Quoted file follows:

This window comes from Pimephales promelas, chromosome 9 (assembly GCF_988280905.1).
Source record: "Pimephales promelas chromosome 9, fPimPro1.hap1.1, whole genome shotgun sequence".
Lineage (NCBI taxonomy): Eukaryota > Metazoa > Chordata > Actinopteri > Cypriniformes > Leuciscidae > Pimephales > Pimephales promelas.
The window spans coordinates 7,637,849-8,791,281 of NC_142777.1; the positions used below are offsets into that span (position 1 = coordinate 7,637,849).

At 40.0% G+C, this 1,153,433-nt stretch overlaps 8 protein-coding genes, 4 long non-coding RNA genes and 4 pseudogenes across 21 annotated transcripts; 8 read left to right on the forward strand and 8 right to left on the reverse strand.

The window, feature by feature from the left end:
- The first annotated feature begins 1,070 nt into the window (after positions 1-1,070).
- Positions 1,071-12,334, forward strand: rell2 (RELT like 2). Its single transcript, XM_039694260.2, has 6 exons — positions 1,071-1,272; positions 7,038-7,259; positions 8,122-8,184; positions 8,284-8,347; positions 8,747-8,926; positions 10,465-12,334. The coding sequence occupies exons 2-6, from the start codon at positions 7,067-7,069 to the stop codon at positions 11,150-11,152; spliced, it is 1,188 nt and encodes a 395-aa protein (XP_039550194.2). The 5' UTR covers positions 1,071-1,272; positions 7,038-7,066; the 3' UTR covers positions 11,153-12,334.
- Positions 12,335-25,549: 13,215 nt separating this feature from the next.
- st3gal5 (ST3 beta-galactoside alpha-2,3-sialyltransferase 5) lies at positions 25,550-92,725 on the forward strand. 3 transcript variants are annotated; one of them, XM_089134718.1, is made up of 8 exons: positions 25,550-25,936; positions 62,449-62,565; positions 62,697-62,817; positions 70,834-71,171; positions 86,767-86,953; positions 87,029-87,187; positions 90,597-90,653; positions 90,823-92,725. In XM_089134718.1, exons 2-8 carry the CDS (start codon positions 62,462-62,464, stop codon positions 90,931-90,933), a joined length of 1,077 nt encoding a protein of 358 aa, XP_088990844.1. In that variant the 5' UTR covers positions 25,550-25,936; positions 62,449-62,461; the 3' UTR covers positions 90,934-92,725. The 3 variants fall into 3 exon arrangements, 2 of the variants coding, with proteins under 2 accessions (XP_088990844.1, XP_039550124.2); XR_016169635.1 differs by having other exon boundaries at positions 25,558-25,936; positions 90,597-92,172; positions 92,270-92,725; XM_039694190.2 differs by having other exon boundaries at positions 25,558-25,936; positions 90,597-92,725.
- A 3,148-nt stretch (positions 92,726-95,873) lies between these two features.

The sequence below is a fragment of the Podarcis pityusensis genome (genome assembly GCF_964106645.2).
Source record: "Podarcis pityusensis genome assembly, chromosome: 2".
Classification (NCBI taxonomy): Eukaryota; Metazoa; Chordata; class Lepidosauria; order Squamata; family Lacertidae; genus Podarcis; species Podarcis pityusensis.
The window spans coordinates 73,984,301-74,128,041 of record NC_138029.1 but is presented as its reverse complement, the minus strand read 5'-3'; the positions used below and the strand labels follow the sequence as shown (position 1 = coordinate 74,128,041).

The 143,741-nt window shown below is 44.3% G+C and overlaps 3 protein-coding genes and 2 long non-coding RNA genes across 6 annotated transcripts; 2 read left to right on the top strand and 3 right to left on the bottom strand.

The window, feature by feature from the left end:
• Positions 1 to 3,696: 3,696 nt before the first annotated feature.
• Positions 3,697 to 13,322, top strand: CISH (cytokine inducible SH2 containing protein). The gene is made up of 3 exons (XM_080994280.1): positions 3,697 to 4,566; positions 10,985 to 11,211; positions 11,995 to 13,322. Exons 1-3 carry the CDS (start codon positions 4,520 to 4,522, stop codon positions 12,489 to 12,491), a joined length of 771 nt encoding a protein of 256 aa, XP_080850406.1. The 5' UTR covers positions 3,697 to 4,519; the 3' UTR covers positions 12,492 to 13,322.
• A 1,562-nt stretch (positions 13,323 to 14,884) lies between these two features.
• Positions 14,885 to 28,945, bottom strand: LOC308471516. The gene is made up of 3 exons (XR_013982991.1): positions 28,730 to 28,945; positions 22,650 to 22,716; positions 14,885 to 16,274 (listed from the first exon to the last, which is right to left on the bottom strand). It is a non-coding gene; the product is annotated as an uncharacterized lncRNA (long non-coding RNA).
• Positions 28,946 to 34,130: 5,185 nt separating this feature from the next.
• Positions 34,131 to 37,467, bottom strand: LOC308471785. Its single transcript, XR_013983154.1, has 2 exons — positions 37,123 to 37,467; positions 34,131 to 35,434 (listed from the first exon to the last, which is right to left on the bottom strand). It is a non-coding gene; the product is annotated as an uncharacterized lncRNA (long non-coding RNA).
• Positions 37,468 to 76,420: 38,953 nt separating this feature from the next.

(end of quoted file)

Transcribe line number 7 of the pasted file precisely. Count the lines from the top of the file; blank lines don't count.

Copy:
- The first annotated feature begins 1,070 nt into the window (after positions 1-1,070).